1) Do I have enough energy to make it to my destination?
2) If the answer to #1 is "maybe", how do I need to moderate my driving to make it?

Most of the time the answer to #1 is an unconditional "yes". An answer of "no" means it's time to find charging, a condition that should be rare if the car is being used for local driving as intended. If the answer to #1 is "maybe", then I need the best information possible to answer #2.

Note that an estimated range is always wrong when it matters because it assumes my driving style and road conditions are going to remain constant. It's basically telling me how I have been driving. I don't care about that. I need the information that will make it clear how I need to be driving for the rest of my trip.

For this reason, the choice of energy unit for the SOC display is critical. I want something more convenient than kWh, something that will not require doing math to interpret the number. If a vehicle has a certain stated nominal range, which corresponds to X Wh per mile (battery-to-wheel), then the ideal energy unit is X Wh. Tesla calls this an "ideal range mile." Call it whatever you like, but it's a very convenient unit of energy as it tells me how much is in the battery and gives me a range goal I can generally meet or even exceed if I need to.

If a car has a nominal range of 100 miles, then SOC percent corresponds to one mile of nominal driving. That's cool, but it doesn't generalize very well. When next year's model has a range of 140 miles, I don't want to have to multiply SOC percent by 1.4 to get nominal miles.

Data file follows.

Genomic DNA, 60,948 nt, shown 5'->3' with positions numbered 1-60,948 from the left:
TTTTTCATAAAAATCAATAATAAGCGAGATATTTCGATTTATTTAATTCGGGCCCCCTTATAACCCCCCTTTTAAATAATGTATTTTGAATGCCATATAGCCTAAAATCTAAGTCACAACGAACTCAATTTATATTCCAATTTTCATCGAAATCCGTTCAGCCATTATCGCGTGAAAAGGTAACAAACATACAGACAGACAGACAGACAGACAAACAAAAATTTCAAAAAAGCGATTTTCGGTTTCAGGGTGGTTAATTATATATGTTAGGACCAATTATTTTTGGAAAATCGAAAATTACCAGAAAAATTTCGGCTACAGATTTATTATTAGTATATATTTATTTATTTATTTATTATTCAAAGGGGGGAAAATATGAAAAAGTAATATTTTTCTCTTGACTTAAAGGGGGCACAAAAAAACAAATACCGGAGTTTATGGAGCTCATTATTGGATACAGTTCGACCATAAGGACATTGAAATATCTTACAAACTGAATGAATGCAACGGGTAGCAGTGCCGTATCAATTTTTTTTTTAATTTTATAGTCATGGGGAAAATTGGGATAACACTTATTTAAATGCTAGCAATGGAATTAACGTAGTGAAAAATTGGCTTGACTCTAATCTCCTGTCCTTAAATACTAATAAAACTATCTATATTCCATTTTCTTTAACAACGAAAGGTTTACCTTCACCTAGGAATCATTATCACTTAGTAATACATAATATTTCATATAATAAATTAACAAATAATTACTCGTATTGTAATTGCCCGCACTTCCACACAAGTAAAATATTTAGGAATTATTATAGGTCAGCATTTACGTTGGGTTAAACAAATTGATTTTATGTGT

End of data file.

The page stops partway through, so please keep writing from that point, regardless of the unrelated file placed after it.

Showing SOC as kWh is even worse. Not only do I have to multiply by some goofy factor, it's a different factor for every car depending on weight and aerodynamics. Showing kWh used as part of a trip meter is awesome, and showing SOC in kWh has a certain appealing geek factor, but I don't want that to be my best-resolution SOC unit.

We'll all be better off if the car companies start showing SOC as nominal miles now.

On the Roadster, an "ideal range mile" is the amount of energy needed to drive one mile on the combined EPA driving cycle and corresponds to driving level highway at about 57 mph in moderate weather. Knowing this number and my miles to destination tells me how I need to drive to make it. This number slowly ticks down as I drive (occasionally ticking up on a long downhill drive), it doesn't fluctuate wildly as I go up and down shallow slopes and small hills. Nominal miles yields a much more reliable idea of remaining charge than an estimated-miles number can.

Having this number enables useful discussions about range and energy use among owners. If someone is planning a trip over the pass from Bellevue to Ellensburg, I can say that I've done that several times: traveling the ~100 miles over the 3,000-foot pass at 60 mph in moderate weather used 113 ideal miles and closer to the 70 mph speed limit used 119. It also makes planning for elevation possible. Every 1,000 feet of climbing uses up about 7 miles of nominal range, and going downhill gives about half of that back. Knowing that simple approximation makes it possible for a driver to plan a trip over a mountain pass just by knowing the required distance and elevation change. If other automakers use the appropriate nominal mile energy unit, these conversations will work across different makes and models, allowing drivers to share approximate energy expectations without a lot of goofy conversion math.

That probably sounds complicated. Just remember, electric vehicles are intended for local driving within their single-charge range. Most of the time the answer to the "do I have enough charge" is "yes, of course you do." It's only for the rare long trip that figuring things out is needed. Having good state of charge information available all the time will allow new drivers to develop experience and insight from their easy local driving that will make it possible for them to figure out which longer trips are practical. It's critical to widespread electric vehicle adoption that automakers get it right.

About this Archive

This page is an archive of entries from June 2011 listed from newest to oldest.

February 2011 is the previous archive.

August 2011 is the next archive.

Find recent content on the main index or look in the archives to find all content.